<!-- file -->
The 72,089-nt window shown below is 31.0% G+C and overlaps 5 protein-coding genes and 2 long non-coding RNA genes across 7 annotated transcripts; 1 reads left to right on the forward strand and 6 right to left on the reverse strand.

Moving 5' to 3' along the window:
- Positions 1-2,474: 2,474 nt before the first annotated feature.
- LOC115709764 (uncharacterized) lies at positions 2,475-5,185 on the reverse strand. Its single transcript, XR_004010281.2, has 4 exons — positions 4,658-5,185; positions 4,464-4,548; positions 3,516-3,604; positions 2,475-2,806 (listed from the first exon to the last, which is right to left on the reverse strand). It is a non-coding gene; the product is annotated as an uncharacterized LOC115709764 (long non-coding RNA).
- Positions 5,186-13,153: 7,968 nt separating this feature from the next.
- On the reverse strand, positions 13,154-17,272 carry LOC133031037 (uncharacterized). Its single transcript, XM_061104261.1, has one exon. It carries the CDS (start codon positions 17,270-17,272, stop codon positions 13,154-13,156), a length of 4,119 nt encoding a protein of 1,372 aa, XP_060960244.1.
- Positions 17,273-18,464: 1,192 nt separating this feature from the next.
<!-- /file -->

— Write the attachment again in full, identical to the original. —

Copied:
The 72,089-nt window shown below is 31.0% G+C and overlaps 5 protein-coding genes and 2 long non-coding RNA genes across 7 annotated transcripts; 1 reads left to right on the forward strand and 6 right to left on the reverse strand.

Moving 5' to 3' along the window:
- Positions 1-2,474: 2,474 nt before the first annotated feature.
- LOC115709764 (uncharacterized) lies at positions 2,475-5,185 on the reverse strand. Its single transcript, XR_004010281.2, has 4 exons — positions 4,658-5,185; positions 4,464-4,548; positions 3,516-3,604; positions 2,475-2,806 (listed from the first exon to the last, which is right to left on the reverse strand). It is a non-coding gene; the product is annotated as an uncharacterized LOC115709764 (long non-coding RNA).
- Positions 5,186-13,153: 7,968 nt separating this feature from the next.
- On the reverse strand, positions 13,154-17,272 carry LOC133031037 (uncharacterized). Its single transcript, XM_061104261.1, has one exon. It carries the CDS (start codon positions 17,270-17,272, stop codon positions 13,154-13,156), a length of 4,119 nt encoding a protein of 1,372 aa, XP_060960244.1.
- Positions 17,273-18,464: 1,192 nt separating this feature from the next.